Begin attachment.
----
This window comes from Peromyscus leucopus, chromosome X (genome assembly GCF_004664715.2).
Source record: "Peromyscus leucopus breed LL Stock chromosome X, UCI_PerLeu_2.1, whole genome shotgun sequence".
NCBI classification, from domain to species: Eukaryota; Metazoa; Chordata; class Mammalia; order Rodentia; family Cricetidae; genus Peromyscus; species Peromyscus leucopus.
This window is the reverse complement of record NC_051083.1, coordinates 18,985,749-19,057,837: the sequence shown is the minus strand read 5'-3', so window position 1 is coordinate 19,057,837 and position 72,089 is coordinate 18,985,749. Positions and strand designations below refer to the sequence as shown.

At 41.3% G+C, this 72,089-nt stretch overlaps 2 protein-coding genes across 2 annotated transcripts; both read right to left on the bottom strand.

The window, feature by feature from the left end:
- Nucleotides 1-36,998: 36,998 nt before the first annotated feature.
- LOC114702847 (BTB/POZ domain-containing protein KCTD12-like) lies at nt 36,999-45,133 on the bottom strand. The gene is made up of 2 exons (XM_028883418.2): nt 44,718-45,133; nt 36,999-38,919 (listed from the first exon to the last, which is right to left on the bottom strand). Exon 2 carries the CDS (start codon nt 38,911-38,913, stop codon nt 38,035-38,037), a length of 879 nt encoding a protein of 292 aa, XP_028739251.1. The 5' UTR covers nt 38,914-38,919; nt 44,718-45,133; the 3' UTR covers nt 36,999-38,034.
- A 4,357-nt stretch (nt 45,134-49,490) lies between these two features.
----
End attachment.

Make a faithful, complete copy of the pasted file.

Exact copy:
This window comes from Peromyscus leucopus, chromosome X (genome assembly GCF_004664715.2).
Source record: "Peromyscus leucopus breed LL Stock chromosome X, UCI_PerLeu_2.1, whole genome shotgun sequence".
NCBI classification, from domain to species: Eukaryota; Metazoa; Chordata; class Mammalia; order Rodentia; family Cricetidae; genus Peromyscus; species Peromyscus leucopus.
This window is the reverse complement of record NC_051083.1, coordinates 18,985,749-19,057,837: the sequence shown is the minus strand read 5'-3', so window position 1 is coordinate 19,057,837 and position 72,089 is coordinate 18,985,749. Positions and strand designations below refer to the sequence as shown.

At 41.3% G+C, this 72,089-nt stretch overlaps 2 protein-coding genes across 2 annotated transcripts; both read right to left on the bottom strand.

The window, feature by feature from the left end:
- Nucleotides 1-36,998: 36,998 nt before the first annotated feature.
- LOC114702847 (BTB/POZ domain-containing protein KCTD12-like) lies at nt 36,999-45,133 on the bottom strand. The gene is made up of 2 exons (XM_028883418.2): nt 44,718-45,133; nt 36,999-38,919 (listed from the first exon to the last, which is right to left on the bottom strand). Exon 2 carries the CDS (start codon nt 38,911-38,913, stop codon nt 38,035-38,037), a length of 879 nt encoding a protein of 292 aa, XP_028739251.1. The 5' UTR covers nt 38,914-38,919; nt 44,718-45,133; the 3' UTR covers nt 36,999-38,034.
- A 4,357-nt stretch (nt 45,134-49,490) lies between these two features.